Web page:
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Emerging Markets Titans

This panel session, which featured giants of the emerging market space, explored what factors held back the flow of capital in emerging markets, and how its volatility could be harnessed.

Half an hour was no time at all for such an interesting topic and phenomenal panel, began Mounir Guen, CEO at MVision and the session's moderator at SuperReturn Berlin.

So he dove straight in, asking Greg Bowes, Co-Founder & Managing Principal at Albright Capital Management for his views on the current state of emerging markets.

Current state of the market

Greg, who invests in opportunistic, special situation value orientation, said that, while it wasn't a secret that emerging markets had been out of favour, he wanted to highlight "it's not a single line item. There are lots of strategies that the timing might be right for."

What about India? Guen asked Akhil Awasthi, Managing Partner at Tata Capital Growth Fund. In local currency terms, what kind of returns were there?

"On an aggregate portfolio basis across the entire last fund that we had, which was 2011 vintage, you're getting about 28-29% IRR, about 2.5+ X," answered Akhil.

"If we adjust it for dollar – because our strategy is to have companies that are dollar revenue generating, so depreciation works in their favour – overall we have only a 10-15% hit on currency. Even a dollar IRR would be 23-24%.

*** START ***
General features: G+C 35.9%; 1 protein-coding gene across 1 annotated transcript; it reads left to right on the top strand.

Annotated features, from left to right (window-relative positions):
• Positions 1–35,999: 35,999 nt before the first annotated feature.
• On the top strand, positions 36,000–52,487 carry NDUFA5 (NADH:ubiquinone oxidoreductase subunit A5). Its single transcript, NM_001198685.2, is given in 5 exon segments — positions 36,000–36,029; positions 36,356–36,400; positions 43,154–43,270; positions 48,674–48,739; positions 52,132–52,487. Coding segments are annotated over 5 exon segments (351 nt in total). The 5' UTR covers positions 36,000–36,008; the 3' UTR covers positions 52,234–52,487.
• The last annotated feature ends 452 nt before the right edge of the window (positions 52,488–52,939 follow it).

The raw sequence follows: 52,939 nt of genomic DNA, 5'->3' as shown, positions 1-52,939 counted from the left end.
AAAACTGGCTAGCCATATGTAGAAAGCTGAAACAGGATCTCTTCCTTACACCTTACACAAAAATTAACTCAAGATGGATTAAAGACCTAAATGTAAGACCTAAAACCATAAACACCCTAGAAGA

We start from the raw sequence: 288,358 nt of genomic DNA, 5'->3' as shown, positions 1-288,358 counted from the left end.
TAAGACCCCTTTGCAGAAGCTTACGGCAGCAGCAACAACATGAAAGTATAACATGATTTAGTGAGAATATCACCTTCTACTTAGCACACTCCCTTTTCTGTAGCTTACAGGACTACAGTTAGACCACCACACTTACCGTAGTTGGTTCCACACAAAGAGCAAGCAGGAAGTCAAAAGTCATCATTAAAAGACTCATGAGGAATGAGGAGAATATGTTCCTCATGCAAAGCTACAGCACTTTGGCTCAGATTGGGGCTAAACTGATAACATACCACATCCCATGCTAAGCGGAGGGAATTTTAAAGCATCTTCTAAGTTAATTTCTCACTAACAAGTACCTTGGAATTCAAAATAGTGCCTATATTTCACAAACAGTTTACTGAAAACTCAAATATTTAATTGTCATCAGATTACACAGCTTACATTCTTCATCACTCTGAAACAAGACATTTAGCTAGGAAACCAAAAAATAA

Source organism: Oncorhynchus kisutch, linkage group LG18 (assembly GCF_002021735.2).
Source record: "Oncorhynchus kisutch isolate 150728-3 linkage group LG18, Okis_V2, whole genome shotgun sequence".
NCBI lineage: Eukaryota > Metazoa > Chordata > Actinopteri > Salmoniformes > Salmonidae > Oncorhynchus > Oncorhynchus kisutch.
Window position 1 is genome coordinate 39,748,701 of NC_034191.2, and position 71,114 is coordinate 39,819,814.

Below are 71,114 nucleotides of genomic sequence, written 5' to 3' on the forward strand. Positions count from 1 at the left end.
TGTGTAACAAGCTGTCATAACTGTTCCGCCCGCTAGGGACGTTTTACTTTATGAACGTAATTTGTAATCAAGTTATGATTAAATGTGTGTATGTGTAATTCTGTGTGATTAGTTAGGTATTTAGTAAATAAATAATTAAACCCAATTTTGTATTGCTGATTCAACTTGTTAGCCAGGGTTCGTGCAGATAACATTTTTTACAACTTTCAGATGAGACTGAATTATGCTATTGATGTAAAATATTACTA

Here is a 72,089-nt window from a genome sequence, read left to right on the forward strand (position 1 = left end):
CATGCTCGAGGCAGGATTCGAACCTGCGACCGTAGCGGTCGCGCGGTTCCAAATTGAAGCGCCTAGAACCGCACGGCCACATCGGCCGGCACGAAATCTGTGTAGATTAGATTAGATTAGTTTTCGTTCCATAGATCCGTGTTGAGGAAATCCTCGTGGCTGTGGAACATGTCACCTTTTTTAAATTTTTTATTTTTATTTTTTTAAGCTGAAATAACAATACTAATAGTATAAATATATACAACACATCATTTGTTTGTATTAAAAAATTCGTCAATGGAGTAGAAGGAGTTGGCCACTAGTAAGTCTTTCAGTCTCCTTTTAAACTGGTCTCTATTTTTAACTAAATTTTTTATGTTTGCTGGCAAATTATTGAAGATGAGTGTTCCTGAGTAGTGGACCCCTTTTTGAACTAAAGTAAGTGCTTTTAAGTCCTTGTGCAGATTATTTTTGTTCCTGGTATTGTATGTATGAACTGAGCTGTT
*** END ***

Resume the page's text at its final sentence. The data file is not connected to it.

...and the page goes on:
"We have been able to get access to transactions in India which are really growth-orientated," he went on to explain. "We can buy practically any business, except real estate and infrastructure which have their own dynamics, all others are well represented in the portfolio," he added.

Seymur Tari, CEO at Turkven Private Equity, has been investing in Turkish equity for 17 years, and has, in lira terms, been generating top and bottom line growth of around 35%. This equates to mid 20s in hard currency. That is, until two years ago when the lira started sliding.

"In our first two funds we had mid 20s return, but the last fund in dollars suffered as the two currencies went their separate ways. But we still see," he said, "in the portfolio, our companies have grown 30-35% in local currency, if you take an average of the last 16 years.

"Depending on what the currency did, we've had some great years and some less interesting years," he said.

Heiko von Dewitz, Managing Director at AGIC, explained how their strategy straddles two worlds.

"We deploy our capital in the safe and well established eco-system of Europe, and we seek to combine that with growth opportunities in Asian markets.

"When we say Asia we often mean China, but not exclusively," he clarified.

"The sectors we invest in are advanced industrial technologies and healthcare, which enjoy strong circular growth rates, especially in the Asian markets.

He explained that the strategy: "was a way to get around currency exposure, while still being able to harness the growth trends."

How to entice investors

How do you entice US investors into your market, Mounir asked Seymur.

"We have the opportunity to buy very cheap on the equity side," he answered.  "We are seeing lower multiples. It will not be the best time to sell or fundraise but it could be an interesting time to invest," he answered.